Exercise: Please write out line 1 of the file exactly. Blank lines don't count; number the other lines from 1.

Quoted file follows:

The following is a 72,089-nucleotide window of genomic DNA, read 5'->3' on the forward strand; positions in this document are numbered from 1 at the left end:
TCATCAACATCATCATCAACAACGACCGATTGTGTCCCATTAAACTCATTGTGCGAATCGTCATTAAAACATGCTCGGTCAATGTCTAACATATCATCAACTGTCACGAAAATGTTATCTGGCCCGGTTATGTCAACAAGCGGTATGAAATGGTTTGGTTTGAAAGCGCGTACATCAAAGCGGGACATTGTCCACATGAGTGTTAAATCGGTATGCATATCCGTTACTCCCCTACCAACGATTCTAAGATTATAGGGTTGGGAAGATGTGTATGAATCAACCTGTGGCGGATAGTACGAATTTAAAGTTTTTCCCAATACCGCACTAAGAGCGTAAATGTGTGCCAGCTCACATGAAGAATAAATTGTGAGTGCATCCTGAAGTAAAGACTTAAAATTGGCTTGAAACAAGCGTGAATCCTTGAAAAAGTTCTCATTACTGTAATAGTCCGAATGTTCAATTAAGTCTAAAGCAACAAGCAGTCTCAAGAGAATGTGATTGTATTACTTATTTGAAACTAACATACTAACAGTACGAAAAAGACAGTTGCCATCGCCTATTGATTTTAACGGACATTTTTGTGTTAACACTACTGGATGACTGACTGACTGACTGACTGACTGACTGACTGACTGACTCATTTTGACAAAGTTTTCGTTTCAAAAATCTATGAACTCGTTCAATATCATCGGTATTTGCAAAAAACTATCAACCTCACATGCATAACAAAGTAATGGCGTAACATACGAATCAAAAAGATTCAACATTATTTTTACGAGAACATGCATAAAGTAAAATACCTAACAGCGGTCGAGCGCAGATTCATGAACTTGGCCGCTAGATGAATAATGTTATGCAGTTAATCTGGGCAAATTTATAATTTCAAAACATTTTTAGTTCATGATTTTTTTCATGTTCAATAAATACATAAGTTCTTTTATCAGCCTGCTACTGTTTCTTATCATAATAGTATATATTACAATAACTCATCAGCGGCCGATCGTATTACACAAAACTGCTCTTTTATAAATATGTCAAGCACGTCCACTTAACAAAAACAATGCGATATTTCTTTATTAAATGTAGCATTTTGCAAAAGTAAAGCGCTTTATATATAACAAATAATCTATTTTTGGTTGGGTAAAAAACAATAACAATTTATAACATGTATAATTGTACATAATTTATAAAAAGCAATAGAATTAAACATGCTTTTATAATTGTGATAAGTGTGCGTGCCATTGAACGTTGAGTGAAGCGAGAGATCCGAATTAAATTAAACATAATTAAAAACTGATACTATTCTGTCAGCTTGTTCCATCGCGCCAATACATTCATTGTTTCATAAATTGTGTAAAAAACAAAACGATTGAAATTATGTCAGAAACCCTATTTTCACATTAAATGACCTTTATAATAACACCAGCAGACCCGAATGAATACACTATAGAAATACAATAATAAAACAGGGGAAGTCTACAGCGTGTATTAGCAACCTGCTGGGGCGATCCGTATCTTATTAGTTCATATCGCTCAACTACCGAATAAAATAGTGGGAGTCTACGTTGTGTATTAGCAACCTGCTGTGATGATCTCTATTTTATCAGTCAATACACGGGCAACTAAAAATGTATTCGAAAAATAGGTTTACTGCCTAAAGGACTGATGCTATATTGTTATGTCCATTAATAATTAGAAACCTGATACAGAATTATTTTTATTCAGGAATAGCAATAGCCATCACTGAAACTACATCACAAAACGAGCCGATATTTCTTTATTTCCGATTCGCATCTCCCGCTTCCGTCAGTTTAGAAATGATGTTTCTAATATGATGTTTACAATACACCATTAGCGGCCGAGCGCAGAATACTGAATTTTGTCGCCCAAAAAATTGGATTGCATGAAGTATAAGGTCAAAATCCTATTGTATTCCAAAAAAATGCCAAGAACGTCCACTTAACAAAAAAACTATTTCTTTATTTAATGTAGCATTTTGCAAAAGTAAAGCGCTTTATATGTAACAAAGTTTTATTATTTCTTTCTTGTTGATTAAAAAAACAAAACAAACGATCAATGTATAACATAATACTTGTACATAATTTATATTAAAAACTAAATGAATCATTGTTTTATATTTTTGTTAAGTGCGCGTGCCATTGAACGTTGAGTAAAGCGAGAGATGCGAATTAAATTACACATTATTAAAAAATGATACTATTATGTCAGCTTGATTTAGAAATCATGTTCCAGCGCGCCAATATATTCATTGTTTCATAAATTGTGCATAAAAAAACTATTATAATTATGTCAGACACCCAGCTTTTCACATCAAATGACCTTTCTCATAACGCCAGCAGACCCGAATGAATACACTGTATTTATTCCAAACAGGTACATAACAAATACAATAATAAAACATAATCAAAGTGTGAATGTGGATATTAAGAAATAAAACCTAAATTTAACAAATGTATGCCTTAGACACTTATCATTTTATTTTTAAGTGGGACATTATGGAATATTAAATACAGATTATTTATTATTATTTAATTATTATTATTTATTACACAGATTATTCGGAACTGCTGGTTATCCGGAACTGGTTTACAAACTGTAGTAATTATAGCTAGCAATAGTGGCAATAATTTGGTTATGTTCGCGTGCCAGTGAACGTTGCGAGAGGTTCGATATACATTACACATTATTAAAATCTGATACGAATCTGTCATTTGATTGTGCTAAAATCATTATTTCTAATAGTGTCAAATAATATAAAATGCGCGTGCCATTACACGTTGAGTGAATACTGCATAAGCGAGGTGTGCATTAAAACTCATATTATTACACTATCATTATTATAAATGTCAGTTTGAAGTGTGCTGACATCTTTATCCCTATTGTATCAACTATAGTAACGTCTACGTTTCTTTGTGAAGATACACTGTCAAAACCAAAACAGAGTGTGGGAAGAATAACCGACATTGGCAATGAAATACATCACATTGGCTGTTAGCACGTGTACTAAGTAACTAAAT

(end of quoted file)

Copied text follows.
The following is a 72,089-nucleotide window of genomic DNA, read 5'->3' on the forward strand; positions in this document are numbered from 1 at the left end: